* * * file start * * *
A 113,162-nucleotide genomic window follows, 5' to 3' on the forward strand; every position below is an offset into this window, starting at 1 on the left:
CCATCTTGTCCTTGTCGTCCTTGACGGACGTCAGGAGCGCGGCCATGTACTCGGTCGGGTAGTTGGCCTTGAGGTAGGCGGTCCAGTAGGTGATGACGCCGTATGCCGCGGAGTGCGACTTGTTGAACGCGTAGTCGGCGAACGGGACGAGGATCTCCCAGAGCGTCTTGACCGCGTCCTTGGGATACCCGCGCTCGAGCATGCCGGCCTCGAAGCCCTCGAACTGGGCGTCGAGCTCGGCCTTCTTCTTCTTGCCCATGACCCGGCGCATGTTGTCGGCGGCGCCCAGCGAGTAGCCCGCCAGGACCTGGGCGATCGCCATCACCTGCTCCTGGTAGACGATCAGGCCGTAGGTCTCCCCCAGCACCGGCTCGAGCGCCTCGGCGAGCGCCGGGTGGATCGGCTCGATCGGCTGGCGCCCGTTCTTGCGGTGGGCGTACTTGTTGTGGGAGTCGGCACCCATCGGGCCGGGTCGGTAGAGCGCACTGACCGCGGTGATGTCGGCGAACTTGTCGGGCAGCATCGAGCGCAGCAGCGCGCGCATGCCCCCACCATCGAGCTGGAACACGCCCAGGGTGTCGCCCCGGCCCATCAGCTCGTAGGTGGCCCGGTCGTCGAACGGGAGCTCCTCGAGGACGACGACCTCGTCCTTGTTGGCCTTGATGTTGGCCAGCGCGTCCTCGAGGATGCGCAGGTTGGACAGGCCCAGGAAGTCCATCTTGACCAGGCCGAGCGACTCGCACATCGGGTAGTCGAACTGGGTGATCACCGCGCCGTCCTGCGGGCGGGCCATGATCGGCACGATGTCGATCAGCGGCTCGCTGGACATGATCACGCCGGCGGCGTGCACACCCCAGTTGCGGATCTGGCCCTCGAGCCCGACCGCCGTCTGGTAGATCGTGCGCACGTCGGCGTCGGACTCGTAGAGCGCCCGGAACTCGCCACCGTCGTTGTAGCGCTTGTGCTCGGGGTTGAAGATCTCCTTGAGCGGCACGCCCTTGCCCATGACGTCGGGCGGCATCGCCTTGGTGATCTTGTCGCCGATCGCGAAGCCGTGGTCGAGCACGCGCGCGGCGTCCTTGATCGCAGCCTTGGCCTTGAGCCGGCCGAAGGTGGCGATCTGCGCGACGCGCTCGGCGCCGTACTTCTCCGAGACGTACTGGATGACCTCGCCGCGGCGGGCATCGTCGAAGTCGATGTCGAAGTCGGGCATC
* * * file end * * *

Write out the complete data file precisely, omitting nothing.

A 113,162-nucleotide genomic window follows, 5' to 3' on the forward strand; every position below is an offset into this window, starting at 1 on the left:
CCATCTTGTCCTTGTCGTCCTTGACGGACGTCAGGAGCGCGGCCATGTACTCGGTCGGGTAGTTGGCCTTGAGGTAGGCGGTCCAGTAGGTGATGACGCCGTATGCCGCGGAGTGCGACTTGTTGAACGCGTAGTCGGCGAACGGGACGAGGATCTCCCAGAGCGTCTTGACCGCGTCCTTGGGATACCCGCGCTCGAGCATGCCGGCCTCGAAGCCCTCGAACTGGGCGTCGAGCTCGGCCTTCTTCTTCTTGCCCATGACCCGGCGCATGTTGTCGGCGGCGCCCAGCGAGTAGCCCGCCAGGACCTGGGCGATCGCCATCACCTGCTCCTGGTAGACGATCAGGCCGTAGGTCTCCCCCAGCACCGGCTCGAGCGCCTCGGCGAGCGCCGGGTGGATCGGCTCGATCGGCTGGCGCCCGTTCTTGCGGTGGGCGTACTTGTTGTGGGAGTCGGCACCCATCGGGCCGGGTCGGTAGAGCGCACTGACCGCGGTGATGTCGGCGAACTTGTCGGGCAGCATCGAGCGCAGCAGCGCGCGCATGCCCCCACCATCGAGCTGGAACACGCCCAGGGTGTCGCCCCGGCCCATCAGCTCGTAGGTGGCCCGGTCGTCGAACGGGAGCTCCTCGAGGACGACGACCTCGTCCTTGTTGGCCTTGATGTTGGCCAGCGCGTCCTCGAGGATGCGCAGGTTGGACAGGCCCAGGAAGTCCATCTTGACCAGGCCGAGCGACTCGCACATCGGGTAGTCGAACTGGGTGATCACCGCGCCGTCCTGCGGGCGGGCCATGATCGGCACGATGTCGATCAGCGGCTCGCTGGACATGATCACGCCGGCGGCGTGCACACCCCAGTTGCGGATCTGGCCCTCGAGCCCGACCGCCGTCTGGTAGATCGTGCGCACGTCGGCGTCGGACTCGTAGAGCGCCCGGAACTCGCCACCGTCGTTGTAGCGCTTGTGCTCGGGGTTGAAGATCTCCTTGAGCGGCACGCCCTTGCCCATGACGTCGGGCGGCATCGCCTTGGTGATCTTGTCGCCGATCGCGAAGCCGTGGTCGAGCACGCGCGCGGCGTCCTTGATCGCAGCCTTGGCCTTGAGCCGGCCGAAGGTGGCGATCTGCGCGACGCGCTCGGCGCCGTACTTCTCCGAGACGTACTGGATGACCTCGCCGCGGCGGGCATCGTCGAAGTCGATGTCGAAGTCGGGCATC